Calgary realtor giving back with volunteer work for Salvation Army kettle campaign

For the past 20 years, realtor Paul Brinton has been a fixture as a volunteer for the Salvation Army’s annual kettle campaign during the Christmas season.

“I volunteer to make a difference so it’s important to promote the Salvation Army and their work,” said Brinton, who has been a realtor since 1991 and with RE/MAX Real Estate (Central) for the past 20 years. “I have been ringing the bells for around 20 years and try to do two three-hour shifts a week throughout their campaign. I do this to make a difference. My time is one of my most precious gifts, and I find it more rewarding to give time.

“Each year there’s always a shortage of volunteers and I encourage others to step up. I’m passionate about the good this charity does.”

Brinton began volunteering for the kettle campaign when he belonged to a service club, the North Hill Lions, at the time.

“When I first started, all I could think about was how good people are and how much we don’t appreciate it. That is how I got hooked,” said Brinton.

“I commit to two days a week every week from the time the campaign starts in late November. Because I’ve been volunteering for so long they usually let me book my shifts early. I tend to be at Market Mall as often as it’s available.”

Brinton said he volunteers each year for the Salvation Army because he wants to give back.

“Because I work this site which is very busy I will see most days $150 to $200 and some days well over $300 . . . The biggest thing and the most rewarding is that over the years people have come up to me in my age group and tell me stories about when they were young the Salvation Army looked after them,” he said.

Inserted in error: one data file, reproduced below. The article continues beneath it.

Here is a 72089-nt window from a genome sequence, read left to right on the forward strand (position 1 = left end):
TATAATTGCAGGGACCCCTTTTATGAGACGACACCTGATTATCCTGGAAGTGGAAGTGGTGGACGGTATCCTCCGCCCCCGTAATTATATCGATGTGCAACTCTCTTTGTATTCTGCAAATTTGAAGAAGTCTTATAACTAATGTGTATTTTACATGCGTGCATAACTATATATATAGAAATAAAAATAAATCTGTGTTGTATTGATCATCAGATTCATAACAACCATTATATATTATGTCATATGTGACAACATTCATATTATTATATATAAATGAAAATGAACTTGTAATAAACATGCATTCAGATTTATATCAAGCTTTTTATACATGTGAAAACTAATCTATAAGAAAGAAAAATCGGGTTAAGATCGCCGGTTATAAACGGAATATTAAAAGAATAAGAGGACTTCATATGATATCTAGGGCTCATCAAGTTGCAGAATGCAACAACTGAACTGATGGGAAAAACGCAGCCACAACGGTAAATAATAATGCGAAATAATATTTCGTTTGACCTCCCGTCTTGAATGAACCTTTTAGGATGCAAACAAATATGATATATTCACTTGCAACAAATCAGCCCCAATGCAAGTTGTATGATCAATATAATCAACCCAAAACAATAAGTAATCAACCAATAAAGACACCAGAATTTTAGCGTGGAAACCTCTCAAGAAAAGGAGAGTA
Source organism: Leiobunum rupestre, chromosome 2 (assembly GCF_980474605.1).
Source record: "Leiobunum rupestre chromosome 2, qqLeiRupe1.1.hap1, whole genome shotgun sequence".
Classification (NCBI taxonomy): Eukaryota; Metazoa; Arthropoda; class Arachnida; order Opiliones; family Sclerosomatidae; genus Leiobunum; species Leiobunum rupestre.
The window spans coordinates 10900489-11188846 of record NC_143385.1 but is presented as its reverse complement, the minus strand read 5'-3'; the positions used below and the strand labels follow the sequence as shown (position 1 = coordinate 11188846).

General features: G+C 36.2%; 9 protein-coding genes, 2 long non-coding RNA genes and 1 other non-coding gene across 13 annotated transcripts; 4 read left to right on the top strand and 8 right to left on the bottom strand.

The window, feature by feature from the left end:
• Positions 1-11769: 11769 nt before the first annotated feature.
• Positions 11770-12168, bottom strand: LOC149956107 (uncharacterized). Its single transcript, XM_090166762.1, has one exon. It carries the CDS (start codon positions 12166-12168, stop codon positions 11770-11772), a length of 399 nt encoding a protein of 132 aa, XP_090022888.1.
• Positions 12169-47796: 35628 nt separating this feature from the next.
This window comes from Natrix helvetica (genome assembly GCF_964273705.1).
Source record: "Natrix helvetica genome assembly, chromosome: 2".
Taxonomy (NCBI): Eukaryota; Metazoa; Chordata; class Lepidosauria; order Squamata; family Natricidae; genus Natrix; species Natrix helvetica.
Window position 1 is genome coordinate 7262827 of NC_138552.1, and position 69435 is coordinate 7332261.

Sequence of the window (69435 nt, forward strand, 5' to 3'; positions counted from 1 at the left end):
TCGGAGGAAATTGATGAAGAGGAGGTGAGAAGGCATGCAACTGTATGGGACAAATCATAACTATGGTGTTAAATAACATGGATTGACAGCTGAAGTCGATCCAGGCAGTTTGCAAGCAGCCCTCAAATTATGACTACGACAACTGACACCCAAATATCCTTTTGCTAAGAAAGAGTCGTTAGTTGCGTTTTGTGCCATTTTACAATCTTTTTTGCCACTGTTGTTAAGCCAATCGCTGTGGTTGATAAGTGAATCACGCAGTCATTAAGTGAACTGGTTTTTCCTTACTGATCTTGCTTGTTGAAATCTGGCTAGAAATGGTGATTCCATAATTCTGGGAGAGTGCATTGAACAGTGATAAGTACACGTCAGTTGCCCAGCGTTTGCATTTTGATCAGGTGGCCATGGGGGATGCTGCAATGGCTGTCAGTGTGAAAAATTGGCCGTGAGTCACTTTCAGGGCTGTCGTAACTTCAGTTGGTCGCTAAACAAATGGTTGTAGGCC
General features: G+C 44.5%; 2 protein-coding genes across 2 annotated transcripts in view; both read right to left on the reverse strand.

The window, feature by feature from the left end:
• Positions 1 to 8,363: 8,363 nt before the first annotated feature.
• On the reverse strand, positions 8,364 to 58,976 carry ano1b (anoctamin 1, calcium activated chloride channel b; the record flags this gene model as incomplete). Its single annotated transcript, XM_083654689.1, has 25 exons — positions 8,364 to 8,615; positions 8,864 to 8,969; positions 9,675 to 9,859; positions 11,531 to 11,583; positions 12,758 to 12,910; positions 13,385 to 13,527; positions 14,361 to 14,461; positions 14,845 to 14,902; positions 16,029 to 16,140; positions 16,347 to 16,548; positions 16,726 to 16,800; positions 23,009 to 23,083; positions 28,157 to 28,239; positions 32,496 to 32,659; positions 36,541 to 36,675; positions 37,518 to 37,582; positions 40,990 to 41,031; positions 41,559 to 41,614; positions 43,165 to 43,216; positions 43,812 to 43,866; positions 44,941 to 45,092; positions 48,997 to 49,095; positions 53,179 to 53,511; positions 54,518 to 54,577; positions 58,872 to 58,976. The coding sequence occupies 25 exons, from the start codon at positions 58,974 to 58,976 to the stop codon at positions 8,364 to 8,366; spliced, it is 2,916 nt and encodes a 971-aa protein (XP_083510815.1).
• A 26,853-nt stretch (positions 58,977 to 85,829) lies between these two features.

“To spend three hours in a mall wishing people Merry Christmas, giving the kids candy canes and knowing you’re helping people you’ll never see, it’s amazing. There’s a lot of realtors that do really good things.”

Brinton is a specialist in the senior’s real estate market.

“That’s one of my niche markets that I like to spend time on. Make sure that the seniors are treated properly and not just like another deal,” said the 66-year-old Brinton.

On its website, The Salvation Army describes itself as an international Christian organization that began its work in Canada in 1882 and has grown to become one of the largest direct providers of social services in the country. “The Salvation Army gives hope and support to vulnerable people in 400 communities across Canada and in 131 countries around the world. The Salvation Army offers practical assistance for children and families, often tending to the basic necessities of life, providing shelter for homeless people and rehabilitation for people who have lost control of their lives to an addiction.”

“The Salvation Army’s Christmas Kettle Campaign is one of Canada’s largest and most recognizable annual charitable events. There are more than 2,000 kettle locations across Canada that support a wide range of Salvation Army programs.

For many Canadians, the Christmas kettles are their only point of contact with The Salvation Army all year. According to public opinion polling, more than half of all Salvation Army donors list “giving to a Christmas kettle” as their primary method of giving to The Salvation Army.”

The first time a kettle was used in Canada was in Toronto in 1903.

 

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